Robotic creations pupils’ solution for buildings’ gull problems

Over the past five years, Oamaru building owners have exhausted several different options in an attempt to prevent red-billed gulls nesting in the North Otago town’s central business district.

But they have not tried robotic cats, sharks or monster trucks with lasers and spikes — and a class of St Joseph’s School pupils believe their creations could be the answer to the buildings’ owners’ problems.

Last year, St Joseph’s School put its hand up to be involved in a Royal Albatross Centre citizen science project to get a better understanding of where different species of gulls were spending time, and why, with the aim of reducing negative interactions between humans and gulls.

Project lead Sally Carson visited the Oamaru school to talk to the children about gull populations in the region, including the issues red-billed gulls had been causing in the North Otago town, and set them up to observe and count the number of gulls at their own school.

St Joseph’s School pupils show off their robotic creations to prevent red-billed gulls from...
St Joseph’s School pupils show off their robotic creations to prevent red-billed gulls from nesting on Oamaru buildings. PHOTO: REBECCA RYAN

Teacher Leigh Thomas said it had been a "quite fascinating" exercise for the pupils, who could engage in citizen science without leaving the school yard.


The class was concurrently learning about coding and robotics — and one of the pupils suggested they put their new skills into practice, and come up with robot designs to scare the gulls off rooftops.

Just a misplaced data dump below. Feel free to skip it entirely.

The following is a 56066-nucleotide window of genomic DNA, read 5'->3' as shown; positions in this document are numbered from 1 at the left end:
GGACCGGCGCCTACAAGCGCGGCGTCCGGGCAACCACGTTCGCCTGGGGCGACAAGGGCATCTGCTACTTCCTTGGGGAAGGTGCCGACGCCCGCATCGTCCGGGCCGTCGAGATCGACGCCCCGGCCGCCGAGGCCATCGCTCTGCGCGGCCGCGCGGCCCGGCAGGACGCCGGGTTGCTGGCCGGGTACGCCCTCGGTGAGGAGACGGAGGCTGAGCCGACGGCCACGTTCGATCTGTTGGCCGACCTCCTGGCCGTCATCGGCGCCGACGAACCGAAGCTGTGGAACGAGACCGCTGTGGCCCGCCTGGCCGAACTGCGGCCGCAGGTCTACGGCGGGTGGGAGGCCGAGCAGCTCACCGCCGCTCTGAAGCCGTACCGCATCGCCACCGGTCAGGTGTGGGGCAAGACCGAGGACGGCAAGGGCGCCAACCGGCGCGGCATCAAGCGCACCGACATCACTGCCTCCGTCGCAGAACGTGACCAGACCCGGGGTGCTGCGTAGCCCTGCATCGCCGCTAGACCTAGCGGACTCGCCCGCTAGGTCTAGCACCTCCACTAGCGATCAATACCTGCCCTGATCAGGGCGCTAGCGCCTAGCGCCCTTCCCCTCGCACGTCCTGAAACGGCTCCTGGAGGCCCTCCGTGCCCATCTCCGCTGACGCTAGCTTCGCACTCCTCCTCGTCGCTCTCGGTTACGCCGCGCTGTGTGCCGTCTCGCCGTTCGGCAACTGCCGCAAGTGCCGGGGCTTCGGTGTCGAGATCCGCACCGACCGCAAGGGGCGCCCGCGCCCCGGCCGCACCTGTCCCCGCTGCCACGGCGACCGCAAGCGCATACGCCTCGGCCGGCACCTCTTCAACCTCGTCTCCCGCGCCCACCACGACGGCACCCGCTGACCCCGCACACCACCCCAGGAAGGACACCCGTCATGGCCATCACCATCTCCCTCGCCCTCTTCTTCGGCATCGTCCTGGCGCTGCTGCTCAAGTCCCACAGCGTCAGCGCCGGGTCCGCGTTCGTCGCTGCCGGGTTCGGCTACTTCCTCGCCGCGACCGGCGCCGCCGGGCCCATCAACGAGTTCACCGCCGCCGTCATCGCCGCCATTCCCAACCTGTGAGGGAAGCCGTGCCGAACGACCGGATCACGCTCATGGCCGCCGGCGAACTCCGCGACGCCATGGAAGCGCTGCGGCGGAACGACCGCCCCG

Working in groups, they designed prototypes, using Hummingbird Robotics Kits, and came up with "amazing" creations, Mrs Thomas said.

"Some really good ideas, and you know, the whole class was new to coding last year — so this was brand new for them."

Cameron Astin and Tendayi Tondozai (both 10) designed "The Roofinator", a monster truck robot, with spikes and lasers, that would move around rooftops to scare gulls away.

"If it senses that it’s on the edge of the roof, it would turn around," Cameron said.

"Meowsicles", a robotic cat on wheels with laser eyes, was the brainchild of James Laming, Liam Lindsay, Jac Bradley (all 10), and Lincoln Mandiwona (11).

They decided to build a robotic cat, knowing birds were scared of cats, and brainstormed to settle on a design, James said.

It took about three days to construct it, and the coding to make the arms and wheels move and the head spin around took up most of their time.

They were confident what they came up with would be an effective deterrent.

Joaquin Perez, Alex Perniskie and Xiao Hui (all 11) designed a robotic shark, named Jeff, that opened and shut its jaws and moved its tail, to scare the gulls away.

"[The jaws would] open with a sensor and it would scare it away — and we tried to get the tail moving,"Alex said.




Add a Comment

Our journalists are your neighbours

We are the South's eyes and ears in crucial council meetings, at court hearings, on the sidelines of sporting events and on the frontline of breaking news.

As our region faces uncharted waters in the wake of a global pandemic, Otago Daily Times continues to bring you local stories that matter.

We employ local journalists and photographers to tell your stories, as other outlets cut local coverage in favour of stories told out of Auckland, Wellington and Christchurch.

You can help us continue to bring you local news you can trust by becoming a supporter.

Become a Supporter